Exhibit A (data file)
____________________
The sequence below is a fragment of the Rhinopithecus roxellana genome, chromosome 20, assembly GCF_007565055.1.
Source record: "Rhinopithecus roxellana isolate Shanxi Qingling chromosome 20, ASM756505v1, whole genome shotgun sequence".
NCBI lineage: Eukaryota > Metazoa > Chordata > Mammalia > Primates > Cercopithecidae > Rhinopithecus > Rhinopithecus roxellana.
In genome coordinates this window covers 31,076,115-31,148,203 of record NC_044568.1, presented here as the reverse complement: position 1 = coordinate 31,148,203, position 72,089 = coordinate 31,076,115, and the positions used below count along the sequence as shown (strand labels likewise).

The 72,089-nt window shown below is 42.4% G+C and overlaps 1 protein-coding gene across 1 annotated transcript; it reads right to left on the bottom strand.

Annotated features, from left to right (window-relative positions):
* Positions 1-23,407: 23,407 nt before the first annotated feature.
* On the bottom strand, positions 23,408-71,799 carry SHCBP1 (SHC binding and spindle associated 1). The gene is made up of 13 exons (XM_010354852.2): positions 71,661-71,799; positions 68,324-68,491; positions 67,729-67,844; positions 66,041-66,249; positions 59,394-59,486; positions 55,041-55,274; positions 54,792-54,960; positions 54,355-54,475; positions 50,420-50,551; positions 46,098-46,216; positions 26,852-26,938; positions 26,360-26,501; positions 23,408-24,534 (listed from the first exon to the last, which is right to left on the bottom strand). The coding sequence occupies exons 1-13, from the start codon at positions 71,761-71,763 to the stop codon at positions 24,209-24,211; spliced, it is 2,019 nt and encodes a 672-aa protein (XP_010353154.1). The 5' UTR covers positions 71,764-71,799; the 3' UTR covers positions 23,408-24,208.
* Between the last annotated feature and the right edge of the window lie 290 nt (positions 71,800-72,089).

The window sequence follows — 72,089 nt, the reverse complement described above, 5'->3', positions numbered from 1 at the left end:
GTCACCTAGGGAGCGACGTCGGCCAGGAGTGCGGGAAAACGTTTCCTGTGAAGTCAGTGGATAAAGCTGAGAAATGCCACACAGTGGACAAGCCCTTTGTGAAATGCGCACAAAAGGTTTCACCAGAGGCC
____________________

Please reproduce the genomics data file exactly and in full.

The sequence below is a fragment of the Rhinopithecus roxellana genome, chromosome 20, assembly GCF_007565055.1.
Source record: "Rhinopithecus roxellana isolate Shanxi Qingling chromosome 20, ASM756505v1, whole genome shotgun sequence".
NCBI lineage: Eukaryota > Metazoa > Chordata > Mammalia > Primates > Cercopithecidae > Rhinopithecus > Rhinopithecus roxellana.
In genome coordinates this window covers 31,076,115-31,148,203 of record NC_044568.1, presented here as the reverse complement: position 1 = coordinate 31,148,203, position 72,089 = coordinate 31,076,115, and the positions used below count along the sequence as shown (strand labels likewise).

The 72,089-nt window shown below is 42.4% G+C and overlaps 1 protein-coding gene across 1 annotated transcript; it reads right to left on the bottom strand.

Annotated features, from left to right (window-relative positions):
* Positions 1-23,407: 23,407 nt before the first annotated feature.
* On the bottom strand, positions 23,408-71,799 carry SHCBP1 (SHC binding and spindle associated 1). The gene is made up of 13 exons (XM_010354852.2): positions 71,661-71,799; positions 68,324-68,491; positions 67,729-67,844; positions 66,041-66,249; positions 59,394-59,486; positions 55,041-55,274; positions 54,792-54,960; positions 54,355-54,475; positions 50,420-50,551; positions 46,098-46,216; positions 26,852-26,938; positions 26,360-26,501; positions 23,408-24,534 (listed from the first exon to the last, which is right to left on the bottom strand). The coding sequence occupies exons 1-13, from the start codon at positions 71,761-71,763 to the stop codon at positions 24,209-24,211; spliced, it is 2,019 nt and encodes a 672-aa protein (XP_010353154.1). The 5' UTR covers positions 71,764-71,799; the 3' UTR covers positions 23,408-24,208.
* Between the last annotated feature and the right edge of the window lie 290 nt (positions 71,800-72,089).

The window sequence follows — 72,089 nt, the reverse complement described above, 5'->3', positions numbered from 1 at the left end:
GTCACCTAGGGAGCGACGTCGGCCAGGAGTGCGGGAAAACGTTTCCTGTGAAGTCAGTGGATAAAGCTGAGAAATGCCACACAGTGGACAAGCCCTTTGTGAAATGCGCACAAAAGGTTTCACCAGAGGCC